Baba Fats · · Philadelphia, PA · Joined Aug 2016 · Points: 0

I wasn't planning to wear it climbing.  But I work in a lab holding pipettes and glassware all day with bent elbows.  I was thinking about wearing it for that.  Good to know I can just climb easier.  I'm ok with that.  Recently I've been in the mindset to push myself that I've been neglecting the new easier problems being set at my gym.  This will give me a reason to see what is else is new.

Did you have it checked out, or did you just work it out yourself?

Lena chita · · Cleveland, OH · Joined Mar 2011 · Points: 250

I think you should go to the Dr-- only so you can get a script for PT. :) The Dr will tell you to rest it, ice it, take ibuprofen for pain, and come back again in a month if it isn't better. He will not send you to PT... unless you ask for it. And you really should.

You are on the right track with the balancing muscle exercises, but the PT would really get you to do the right ones. I'm not sure fingerbands are doing anything for this issue, for example.

Baba Fats · · Philadelphia, PA · Joined Aug 2016 · Points: 0

The finger bands are more just for my hands.  They may help a little, but the flexbar and reverse wrist curls are what I really expect the help my elbow.  getting PT may be a good idea.  I'll look into that just so I know what specific motions I should be working on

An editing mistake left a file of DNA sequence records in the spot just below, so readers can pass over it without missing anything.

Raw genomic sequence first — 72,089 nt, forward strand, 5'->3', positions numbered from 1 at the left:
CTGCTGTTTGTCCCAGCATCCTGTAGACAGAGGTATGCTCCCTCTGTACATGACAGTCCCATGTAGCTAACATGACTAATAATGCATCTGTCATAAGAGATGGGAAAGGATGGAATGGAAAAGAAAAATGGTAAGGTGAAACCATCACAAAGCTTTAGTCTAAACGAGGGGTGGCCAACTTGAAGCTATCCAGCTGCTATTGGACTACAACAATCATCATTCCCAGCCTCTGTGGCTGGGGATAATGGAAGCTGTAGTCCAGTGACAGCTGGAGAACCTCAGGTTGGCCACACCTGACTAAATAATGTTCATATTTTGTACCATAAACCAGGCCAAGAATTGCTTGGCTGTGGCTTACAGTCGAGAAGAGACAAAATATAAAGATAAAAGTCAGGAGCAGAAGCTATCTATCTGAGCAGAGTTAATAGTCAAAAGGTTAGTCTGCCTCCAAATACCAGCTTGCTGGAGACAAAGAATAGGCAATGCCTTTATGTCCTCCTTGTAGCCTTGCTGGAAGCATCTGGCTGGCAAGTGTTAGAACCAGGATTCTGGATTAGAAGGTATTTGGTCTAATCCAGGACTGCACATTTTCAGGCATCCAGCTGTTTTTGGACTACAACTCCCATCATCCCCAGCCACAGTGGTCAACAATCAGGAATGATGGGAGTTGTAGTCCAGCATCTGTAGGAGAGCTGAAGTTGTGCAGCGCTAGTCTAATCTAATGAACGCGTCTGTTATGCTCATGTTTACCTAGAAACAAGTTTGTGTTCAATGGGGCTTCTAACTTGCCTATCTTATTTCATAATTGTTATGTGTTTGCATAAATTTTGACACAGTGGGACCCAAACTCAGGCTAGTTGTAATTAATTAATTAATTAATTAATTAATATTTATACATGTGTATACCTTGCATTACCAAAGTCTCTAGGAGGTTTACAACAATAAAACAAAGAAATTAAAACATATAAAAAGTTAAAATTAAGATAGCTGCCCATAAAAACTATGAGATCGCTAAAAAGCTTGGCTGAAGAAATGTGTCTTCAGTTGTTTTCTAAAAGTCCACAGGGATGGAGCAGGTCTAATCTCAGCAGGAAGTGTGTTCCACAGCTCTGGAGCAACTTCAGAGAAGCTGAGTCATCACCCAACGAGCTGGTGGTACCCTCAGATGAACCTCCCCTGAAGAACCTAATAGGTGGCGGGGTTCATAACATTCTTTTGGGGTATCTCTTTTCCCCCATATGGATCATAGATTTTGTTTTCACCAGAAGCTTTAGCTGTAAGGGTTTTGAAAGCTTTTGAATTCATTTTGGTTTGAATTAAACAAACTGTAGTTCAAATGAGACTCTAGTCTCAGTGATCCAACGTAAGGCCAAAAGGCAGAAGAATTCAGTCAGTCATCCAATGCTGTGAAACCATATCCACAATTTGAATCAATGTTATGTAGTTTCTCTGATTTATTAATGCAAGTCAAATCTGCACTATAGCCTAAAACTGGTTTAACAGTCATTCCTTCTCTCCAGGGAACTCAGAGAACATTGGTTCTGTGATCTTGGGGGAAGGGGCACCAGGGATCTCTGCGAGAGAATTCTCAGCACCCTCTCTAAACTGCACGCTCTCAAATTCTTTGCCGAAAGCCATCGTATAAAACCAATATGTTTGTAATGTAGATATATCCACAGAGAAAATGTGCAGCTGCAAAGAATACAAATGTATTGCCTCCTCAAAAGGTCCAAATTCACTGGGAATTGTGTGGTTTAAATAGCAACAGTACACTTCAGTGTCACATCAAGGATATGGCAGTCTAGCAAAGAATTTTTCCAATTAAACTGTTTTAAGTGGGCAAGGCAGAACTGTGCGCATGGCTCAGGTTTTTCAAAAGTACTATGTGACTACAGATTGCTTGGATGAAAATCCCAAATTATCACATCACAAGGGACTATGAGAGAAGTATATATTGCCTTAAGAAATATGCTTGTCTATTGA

Andrew G · · Silver Spring, MD · Joined Feb 2013 · Points: 298

I went to the doctor, Lena nailed it. Rest is great and all, but as soon as you come back and start climbing hard again, it's probably going to flare back up without PT. If I could afford it, I'd definitely be going to a physical therapist. At least he confirmed the diagnosis though, so I knew what I was working with (or against).

AndyMac · · Center, CO · Joined Mar 2008 · Points: 580

A flexbar and an armaid go a very long way.  Most elbow pain is tension on the tendons hence epicondyles from tight muscles.  Relieving that tension and keeping up with it after you've climbed can be the difference.